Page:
gold christmas table china decor
Credit: Kelly Marshall

"I love a black-and-white kitchen," Dennis says. A dash of pattern adds energy to the bright and sunny cooking space where shutters open to reveal the beauty of New York's Central Park. The breakfast nook features a table and chairs from TK Collections and china from Villeroy & Boch.

living room patterns neutral walls
Credit: Kelly Marshall

A faux-fur throw from Dennis' collection for QVC adds a final layer of warmth to the cozy space, where a 1940s brass coffee table from Carlton Davidson London adds sparkle.

green living room artwork sofa
Credit: Kelly Marshall

The deep emerald green of this cozy retreat "makes you feel like you're in a jewel box," Dennis says. He chose a prime spot over the tufted sofa for a striking work by artist James Rosenquist. Chippendale stools and a hand-painted 1930s Chinese coffee table round out the space.

master bedroom headboard bedding
Credit: Kelly Marshall

Fashion shows its influence in the bedroom, where a houndstooth headboard designed by Kenneth Alpert complements custom-embroidered bedding from Schweitzer Linen. Crystal-and-bronze table lamps are circa 1950 from Carlton Davidson London.

black white bathroom pattern gold marble
Credit: Kelly Marshall

The classic combo of black and white reappears in the bath, made even more luxurious with splashes of gold and walls of lightly veined marble from Shelly Tile.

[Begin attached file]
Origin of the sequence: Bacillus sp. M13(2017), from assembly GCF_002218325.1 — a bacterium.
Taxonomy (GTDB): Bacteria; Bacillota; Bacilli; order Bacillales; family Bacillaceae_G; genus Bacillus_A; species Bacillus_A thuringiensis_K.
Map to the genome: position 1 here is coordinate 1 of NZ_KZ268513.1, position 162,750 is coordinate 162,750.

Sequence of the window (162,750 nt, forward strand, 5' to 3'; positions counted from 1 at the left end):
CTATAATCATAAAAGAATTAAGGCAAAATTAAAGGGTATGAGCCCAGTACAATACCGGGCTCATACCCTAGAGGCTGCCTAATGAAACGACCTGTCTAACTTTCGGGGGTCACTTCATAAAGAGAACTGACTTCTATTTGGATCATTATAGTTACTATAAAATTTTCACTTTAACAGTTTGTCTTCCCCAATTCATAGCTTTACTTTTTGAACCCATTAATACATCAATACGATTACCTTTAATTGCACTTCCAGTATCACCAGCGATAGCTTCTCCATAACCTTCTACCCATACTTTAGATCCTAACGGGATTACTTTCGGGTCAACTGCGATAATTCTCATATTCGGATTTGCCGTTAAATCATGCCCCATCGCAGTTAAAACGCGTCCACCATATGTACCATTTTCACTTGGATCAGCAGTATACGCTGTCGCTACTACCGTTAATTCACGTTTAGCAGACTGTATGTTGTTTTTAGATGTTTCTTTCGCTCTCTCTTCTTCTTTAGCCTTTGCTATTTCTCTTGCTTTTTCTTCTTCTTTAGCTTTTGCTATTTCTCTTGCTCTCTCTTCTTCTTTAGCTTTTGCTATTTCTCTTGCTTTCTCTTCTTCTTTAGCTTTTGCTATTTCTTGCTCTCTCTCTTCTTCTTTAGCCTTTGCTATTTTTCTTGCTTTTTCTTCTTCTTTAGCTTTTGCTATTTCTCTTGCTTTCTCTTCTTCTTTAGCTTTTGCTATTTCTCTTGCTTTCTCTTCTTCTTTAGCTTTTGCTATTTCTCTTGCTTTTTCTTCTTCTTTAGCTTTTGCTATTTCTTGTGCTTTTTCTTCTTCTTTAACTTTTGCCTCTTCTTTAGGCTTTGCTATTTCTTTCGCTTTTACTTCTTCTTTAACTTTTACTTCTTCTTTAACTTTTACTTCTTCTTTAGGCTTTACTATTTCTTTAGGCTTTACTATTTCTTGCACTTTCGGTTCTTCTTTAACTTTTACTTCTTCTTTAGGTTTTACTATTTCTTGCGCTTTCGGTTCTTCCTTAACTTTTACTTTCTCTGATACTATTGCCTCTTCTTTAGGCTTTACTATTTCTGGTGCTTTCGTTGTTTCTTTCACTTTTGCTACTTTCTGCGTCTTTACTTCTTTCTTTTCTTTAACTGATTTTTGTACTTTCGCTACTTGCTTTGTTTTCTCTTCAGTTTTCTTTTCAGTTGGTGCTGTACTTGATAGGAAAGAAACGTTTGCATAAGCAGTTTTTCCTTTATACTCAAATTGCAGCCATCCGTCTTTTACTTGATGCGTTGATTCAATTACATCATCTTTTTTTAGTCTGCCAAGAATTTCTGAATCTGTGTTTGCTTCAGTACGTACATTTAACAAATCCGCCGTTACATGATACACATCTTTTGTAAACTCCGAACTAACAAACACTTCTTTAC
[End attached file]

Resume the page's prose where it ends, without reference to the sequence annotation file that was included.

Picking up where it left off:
Seated in the comfortable living room, guests enjoy a glimpse of Dennis and Michael's extensive art collection, featuring works from such luminaries as Pablo Picasso, Salvador Dali, Joan Miró, and Henry Moore hung salon-style to fill the neutral walls with captivating beauty. In the mahogany-paneled dining room, meanwhile, they savor a table set with collected silver, crystal, and china. "The house has a formal look, but everything is comfortable and nothing is here just to be on display," Dennis says. "We use everything. It's about taking old-world ideas and giving them a modern twist. We live in a very modern way."

Treasured antiques mingle with family heirlooms. At Christmas, even simple ornaments from Dennis and Michael's childhoods join the decorative backdrop for what's most important—gatherings with beloved family and friends. "Welcoming people into our home," Dennis says, "is the most beautiful thing of all."

By Sally Finder Weepie and Krissa Rossbund